Disney halts The Little Mermaid and other film productions over coronavirus
After delaying the release dates for some of its biggest movie releases, Disney decided to halt production on all of its live-action films for the time being.
The includes the live-action The Little Mermaid with Halle Bailey as the lead, Marvel's Shang-Chi and The Legend of the Ten Rings, the Disney+ Home Alone reboot, The Last Duel with Matt Damon and Ben Affleck, and Guillermo del Toro's Nightmare Alley. Peter Pan & Wendy and Shrunk, both of which were in pre-production, have also been suspended.
"While there have been no confirmed cases of COVID-19 on our productions, after considering the current environment and the best interests of our cast and crew, we have made the decision to pause production on some of our live-action films for a short time," a spokesperson for Disney said in a statement. "We will continue to assess the situation and restart as soon as feasible.”
The Little Mermaid, directed by Rob Marshall, was set to begin filming in London next week. The film also stars Melissa McCarthy as sea witch Ursula, Javier Bardem as King Triton, Jonah Hauer-King as Prince Eric, Jacob Tremblay as the voice of Flounder, Awkwafina as the voice of Scuttle, and Daveed Diggs as the voice of Sebastian.
Word of Shang-Chi's delay broke previously on Thursday night. Its lead actor, Simu Liu, confirmed the news in a post on Instagram shortly after.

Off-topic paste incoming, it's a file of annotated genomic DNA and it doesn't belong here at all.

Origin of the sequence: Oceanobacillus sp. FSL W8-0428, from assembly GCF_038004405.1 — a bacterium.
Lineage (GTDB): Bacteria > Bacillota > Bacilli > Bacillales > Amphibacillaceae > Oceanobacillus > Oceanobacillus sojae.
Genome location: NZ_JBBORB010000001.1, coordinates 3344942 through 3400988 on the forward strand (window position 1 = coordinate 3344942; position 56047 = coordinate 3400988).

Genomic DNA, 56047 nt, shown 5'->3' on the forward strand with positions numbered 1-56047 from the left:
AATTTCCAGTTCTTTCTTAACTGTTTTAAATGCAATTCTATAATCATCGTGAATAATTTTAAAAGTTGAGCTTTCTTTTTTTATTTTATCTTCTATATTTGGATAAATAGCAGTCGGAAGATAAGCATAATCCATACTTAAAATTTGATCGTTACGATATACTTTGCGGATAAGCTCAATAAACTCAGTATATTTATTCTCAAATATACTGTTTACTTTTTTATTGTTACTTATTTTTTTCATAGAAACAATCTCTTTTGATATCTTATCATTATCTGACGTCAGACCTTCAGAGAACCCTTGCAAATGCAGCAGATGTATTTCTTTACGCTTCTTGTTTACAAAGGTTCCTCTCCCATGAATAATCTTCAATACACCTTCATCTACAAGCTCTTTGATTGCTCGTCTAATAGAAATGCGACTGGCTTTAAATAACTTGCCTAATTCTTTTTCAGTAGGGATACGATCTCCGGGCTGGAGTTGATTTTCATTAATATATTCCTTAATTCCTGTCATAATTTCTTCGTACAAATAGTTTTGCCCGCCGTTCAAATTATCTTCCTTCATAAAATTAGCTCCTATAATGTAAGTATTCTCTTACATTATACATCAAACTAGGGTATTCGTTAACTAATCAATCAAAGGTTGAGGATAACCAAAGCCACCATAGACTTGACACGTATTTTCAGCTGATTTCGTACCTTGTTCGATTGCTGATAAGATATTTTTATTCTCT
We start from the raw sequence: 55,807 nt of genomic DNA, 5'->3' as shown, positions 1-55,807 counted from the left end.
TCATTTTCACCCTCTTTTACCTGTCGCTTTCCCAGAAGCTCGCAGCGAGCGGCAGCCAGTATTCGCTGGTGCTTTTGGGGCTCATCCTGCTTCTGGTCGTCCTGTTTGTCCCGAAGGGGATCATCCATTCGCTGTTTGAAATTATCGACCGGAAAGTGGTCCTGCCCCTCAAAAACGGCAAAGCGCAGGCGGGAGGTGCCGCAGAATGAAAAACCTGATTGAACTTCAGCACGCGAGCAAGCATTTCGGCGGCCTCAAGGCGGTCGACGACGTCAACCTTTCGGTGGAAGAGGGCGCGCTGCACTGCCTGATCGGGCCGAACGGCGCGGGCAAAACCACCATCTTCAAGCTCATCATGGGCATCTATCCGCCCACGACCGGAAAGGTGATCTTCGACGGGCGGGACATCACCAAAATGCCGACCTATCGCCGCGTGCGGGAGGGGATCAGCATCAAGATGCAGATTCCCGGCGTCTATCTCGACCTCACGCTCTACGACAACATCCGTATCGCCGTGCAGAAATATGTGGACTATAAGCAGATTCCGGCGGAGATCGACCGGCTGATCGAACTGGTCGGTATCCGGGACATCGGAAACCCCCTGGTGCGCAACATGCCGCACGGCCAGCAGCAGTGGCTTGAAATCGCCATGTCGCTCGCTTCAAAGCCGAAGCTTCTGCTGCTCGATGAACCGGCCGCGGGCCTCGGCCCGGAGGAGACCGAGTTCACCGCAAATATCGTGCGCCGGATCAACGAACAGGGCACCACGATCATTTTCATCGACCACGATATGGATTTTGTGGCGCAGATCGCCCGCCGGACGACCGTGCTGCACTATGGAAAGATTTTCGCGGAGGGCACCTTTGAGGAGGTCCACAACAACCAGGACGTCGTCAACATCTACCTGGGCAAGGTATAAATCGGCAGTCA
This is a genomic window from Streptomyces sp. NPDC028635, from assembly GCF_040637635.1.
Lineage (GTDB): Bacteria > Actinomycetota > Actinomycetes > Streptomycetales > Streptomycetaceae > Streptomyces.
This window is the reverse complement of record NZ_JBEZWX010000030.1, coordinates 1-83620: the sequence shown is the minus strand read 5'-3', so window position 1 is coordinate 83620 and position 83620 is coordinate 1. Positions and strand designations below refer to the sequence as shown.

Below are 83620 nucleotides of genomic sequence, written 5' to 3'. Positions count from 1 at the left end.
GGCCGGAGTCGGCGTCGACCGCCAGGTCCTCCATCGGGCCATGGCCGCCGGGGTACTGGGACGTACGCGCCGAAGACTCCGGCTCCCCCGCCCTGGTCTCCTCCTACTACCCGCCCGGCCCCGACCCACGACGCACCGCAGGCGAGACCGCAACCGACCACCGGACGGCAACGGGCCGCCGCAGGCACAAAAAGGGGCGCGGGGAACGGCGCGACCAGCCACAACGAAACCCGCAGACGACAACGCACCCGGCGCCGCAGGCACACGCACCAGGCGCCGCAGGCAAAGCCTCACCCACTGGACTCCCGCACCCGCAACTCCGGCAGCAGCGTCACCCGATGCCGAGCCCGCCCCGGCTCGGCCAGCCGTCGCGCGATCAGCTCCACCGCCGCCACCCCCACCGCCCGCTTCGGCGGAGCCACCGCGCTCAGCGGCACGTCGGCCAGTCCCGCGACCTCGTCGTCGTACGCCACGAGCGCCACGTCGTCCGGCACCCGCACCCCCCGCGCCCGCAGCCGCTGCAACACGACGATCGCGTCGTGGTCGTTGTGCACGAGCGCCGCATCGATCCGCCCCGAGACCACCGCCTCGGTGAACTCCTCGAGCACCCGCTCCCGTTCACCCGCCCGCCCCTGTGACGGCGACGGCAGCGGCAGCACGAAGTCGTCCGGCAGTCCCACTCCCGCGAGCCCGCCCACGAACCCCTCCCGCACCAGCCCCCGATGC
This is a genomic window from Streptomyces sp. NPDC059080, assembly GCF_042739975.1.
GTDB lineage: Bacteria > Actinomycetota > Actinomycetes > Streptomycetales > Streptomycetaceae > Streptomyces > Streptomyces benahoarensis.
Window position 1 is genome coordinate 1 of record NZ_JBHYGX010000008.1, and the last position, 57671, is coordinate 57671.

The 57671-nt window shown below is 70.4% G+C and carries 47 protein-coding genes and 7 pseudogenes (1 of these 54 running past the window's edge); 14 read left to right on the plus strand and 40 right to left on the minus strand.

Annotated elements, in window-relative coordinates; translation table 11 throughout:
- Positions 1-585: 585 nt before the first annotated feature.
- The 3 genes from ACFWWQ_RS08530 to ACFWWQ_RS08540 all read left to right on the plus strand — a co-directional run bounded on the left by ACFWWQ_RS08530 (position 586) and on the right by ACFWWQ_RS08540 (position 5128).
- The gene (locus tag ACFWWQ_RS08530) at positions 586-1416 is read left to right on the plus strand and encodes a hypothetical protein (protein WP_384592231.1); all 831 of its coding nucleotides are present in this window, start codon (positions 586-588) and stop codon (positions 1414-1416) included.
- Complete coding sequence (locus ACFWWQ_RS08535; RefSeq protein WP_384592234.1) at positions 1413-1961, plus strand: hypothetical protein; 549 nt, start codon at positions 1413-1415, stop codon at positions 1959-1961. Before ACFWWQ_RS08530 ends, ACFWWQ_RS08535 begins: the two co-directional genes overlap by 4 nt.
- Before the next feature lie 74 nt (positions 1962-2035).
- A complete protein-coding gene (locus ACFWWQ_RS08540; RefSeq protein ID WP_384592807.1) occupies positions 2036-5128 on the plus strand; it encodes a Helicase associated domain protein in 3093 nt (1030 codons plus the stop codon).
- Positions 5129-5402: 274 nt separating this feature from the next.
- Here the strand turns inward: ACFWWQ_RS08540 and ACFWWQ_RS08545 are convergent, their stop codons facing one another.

"Our main unit is going to take a couple days off while some people on our staff undergo precautionary testing," he wrote. "I'm super grateful to work for a company that is proactive, cautious and empathetic during this difficult time. Everyone is in good spirits as we continue to work towards making an incredible film! Stay safe out there, wash your hands, and - of course - don't be racist!"
On Thursday, Disney pulled the releases of the live-action Mulan, The New Mutants (which had already been delayed two years for other reasons), and the del Toro-produced Antlers horror film from premiering in movie theaters. This followed MGM delaying No Time to Die by several months, Universal pumping the brakes on Fast & Furious 9 for a year, and Paramount pulling A Quiet Place Part II for the foreseeable future.